Malayalam Interviews

Biju Menon Interview: “It Was Only Recently that I Started Taking My Work Seriously”

On the other end of the line, Biju Menon sounds genial, like a man who has found his place. His voice, tranquil and impressive at once, is a steady stream throughout the conversation. He inquires how my family has been coping during the lockdown. Occasionally, he pauses to gather his thoughts or to recollect a memory from his 26 years’ acting career. “I am a happy man,” he reiterates unwittingly.


Menon, 50, is in his home town Thrissur, where he lives with his wife Samyuktha Varma, a former actor and a yoga practitioner, and their son.

His phone has been flooded with congratulatory calls and messages ever since the digital release of Aarkkariyam, a Malayalam film directed by Sanu John Varghese that released earlier this year, where he played one of the protagonists. In the slow-paced drama, he plays Ittiyevara, a 73-year-old widower. Aarkkariyam comes close on the heels of another riveting work, Ayyappanum Koshiyum (2020), helmed by the late director and his close friend Sachy, a drama centred on a clash of machismo.

“It was only recently that I started taking my craft seriously,” says Menon. “When I realised the audience liked seeing me on screen and were paying close attention to my performances, I had to rise to their expectations. During my younger days, I picked projects randomly, often for monetary reasons or sometimes for the sheer joy of working with friends. I do not do that anymore.”

After debuting with television serial Mikhayelinte Santhathikal, written by renowned writer PF Mathews and directed by Jude Attipetty in the early 90s, Menon bagged pivotal supporting roles in mainstream Malayalam films like Mannar Mathai Speaking and Azhagiya Ravanan. In the latter half of the decade, many excellent projects came his way- Krishnagudiyil Oru Pranaya Kaalathu, which earned him his first Kerala State Film Award, Mazha, Megha Malhar and Pathram.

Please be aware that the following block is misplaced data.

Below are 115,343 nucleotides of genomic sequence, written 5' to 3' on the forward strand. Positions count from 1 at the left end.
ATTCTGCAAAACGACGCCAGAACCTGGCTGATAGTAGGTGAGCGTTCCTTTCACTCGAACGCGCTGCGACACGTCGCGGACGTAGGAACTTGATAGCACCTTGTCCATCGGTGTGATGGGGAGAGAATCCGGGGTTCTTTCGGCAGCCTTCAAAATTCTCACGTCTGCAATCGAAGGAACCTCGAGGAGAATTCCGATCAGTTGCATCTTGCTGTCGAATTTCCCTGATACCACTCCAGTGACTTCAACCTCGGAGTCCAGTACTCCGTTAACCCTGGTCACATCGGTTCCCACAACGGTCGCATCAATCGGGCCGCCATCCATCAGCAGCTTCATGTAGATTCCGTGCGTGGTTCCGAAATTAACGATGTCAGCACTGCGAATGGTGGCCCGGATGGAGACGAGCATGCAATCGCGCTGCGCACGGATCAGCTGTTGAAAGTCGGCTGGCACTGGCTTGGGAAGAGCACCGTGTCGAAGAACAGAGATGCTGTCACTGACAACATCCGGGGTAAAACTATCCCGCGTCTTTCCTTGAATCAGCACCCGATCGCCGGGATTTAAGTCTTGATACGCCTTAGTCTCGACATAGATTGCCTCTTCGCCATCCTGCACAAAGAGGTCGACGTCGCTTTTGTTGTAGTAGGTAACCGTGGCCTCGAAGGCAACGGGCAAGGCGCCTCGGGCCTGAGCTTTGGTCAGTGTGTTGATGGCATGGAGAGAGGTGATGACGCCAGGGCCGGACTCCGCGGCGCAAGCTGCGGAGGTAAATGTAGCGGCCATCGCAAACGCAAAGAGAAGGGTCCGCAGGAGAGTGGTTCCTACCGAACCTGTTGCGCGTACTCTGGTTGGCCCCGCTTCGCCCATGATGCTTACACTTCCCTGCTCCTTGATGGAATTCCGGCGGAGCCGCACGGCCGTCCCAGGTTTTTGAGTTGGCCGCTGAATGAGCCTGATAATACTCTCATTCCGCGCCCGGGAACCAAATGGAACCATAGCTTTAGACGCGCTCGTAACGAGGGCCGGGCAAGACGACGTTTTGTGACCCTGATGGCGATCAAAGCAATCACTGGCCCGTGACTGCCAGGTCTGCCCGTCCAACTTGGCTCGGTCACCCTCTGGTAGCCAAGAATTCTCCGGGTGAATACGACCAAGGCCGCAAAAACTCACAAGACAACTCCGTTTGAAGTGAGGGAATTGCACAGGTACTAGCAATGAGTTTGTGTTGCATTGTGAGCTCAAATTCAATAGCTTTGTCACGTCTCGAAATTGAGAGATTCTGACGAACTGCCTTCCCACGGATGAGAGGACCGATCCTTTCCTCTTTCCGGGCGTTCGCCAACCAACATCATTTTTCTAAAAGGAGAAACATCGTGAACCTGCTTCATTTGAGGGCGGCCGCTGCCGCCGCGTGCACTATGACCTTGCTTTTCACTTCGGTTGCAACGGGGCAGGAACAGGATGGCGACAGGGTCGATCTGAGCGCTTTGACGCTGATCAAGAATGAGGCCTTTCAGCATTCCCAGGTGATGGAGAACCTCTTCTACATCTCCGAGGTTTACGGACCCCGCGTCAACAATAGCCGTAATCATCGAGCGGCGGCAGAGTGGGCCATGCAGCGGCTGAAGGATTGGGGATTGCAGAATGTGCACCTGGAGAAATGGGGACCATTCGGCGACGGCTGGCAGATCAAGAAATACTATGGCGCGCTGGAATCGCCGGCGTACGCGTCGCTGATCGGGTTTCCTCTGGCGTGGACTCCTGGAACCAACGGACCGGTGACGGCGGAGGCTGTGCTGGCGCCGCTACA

“I was a quintessential cop or a lovelorn man,” he laughs. The media compared him to Mammootty, the megastar, for his stunning screen presence and baritone, but Menon chose to be a character actor who embraced the sidelines as much as he did the centre-stage.

In an interview with Silverscreen India, Menon talks at length about his acting process, being an actor in the age of OTT platforms and his love for comedy.

Do you have a favourite scene in Aarkkariyaam?

That scene everyone is now talking about, where Ittiyevara reveals the secret to Roy. In the rehearsal, the rendition of that line was lighter than it is now. Sharaf U Dheen was genuinely bewildered because he couldn’t make out what I was saying. But we liked that action-reaction, so we decided to keep it that way. Also, the one where he explains to Roy why he did the crime. These scenes don’t have many cuts; the camera movement is smooth and rhythmic.

What was your impression of the film when you first heard the script?

When Sanu (John Varghese) narrated the story, I thought he wanted me to play Roy. I was shocked when he asked me if I could play Ittiyevara, a septuagenarian. Until then, I had not done a character who was older than my actual age. It took a lot of deliberation to make up my mind. You know, when an actor is playing a character who is totally unlike his offscreen self, the audience would keenly watch him, to catch the errors. Playing Ittiyevara was an experience akin to skating on thin ice.


How did you eventually get a grasp of Ittiyevara?

The initial days of the shoot were strenuous. I would constantly ask everyone around me if I was doing it right. Since I felt the costume, a vest, was ill-fitting, I requested Sanu if I could change into a loose shirt. The shirt relieved me of a lot of stress. I had to be extra-cautious since we were using sync sound. I had to get used to the Pala dialect of Malayalam. Some scenes had to be shot again and again, like the one where I quarrel with the neighbour in the kitchen. But once the rest of the cast joined, everything fell into place.

Your use of the Palakkad dialect in Ordinary is immensely popular.

I am very careful about using dialects I am not familiar with. If I am not confident enough, I refuse to take it up. During the shoot of Padayottam, I had two experts to help me out with the Thiruvananthapuram tongue. Yet, I feel I couldn’t do justice to it.

What struck you about Sanu John Varghese’s style of filmmaking?

It amazed me how real everything felt, right from the interior lighting to the utility tins placed on the kitchen rack. An upcycled Dalda tin, the bedroom curtains made of old sarees… Sanu, who is also an excellent artist, has keen observation skills. The finesse of the production design inspired us, the actors, to perform better. I have always been a fan of films that are rooted in their surroundings, which proceed organically.

How would you describe your approach to acting?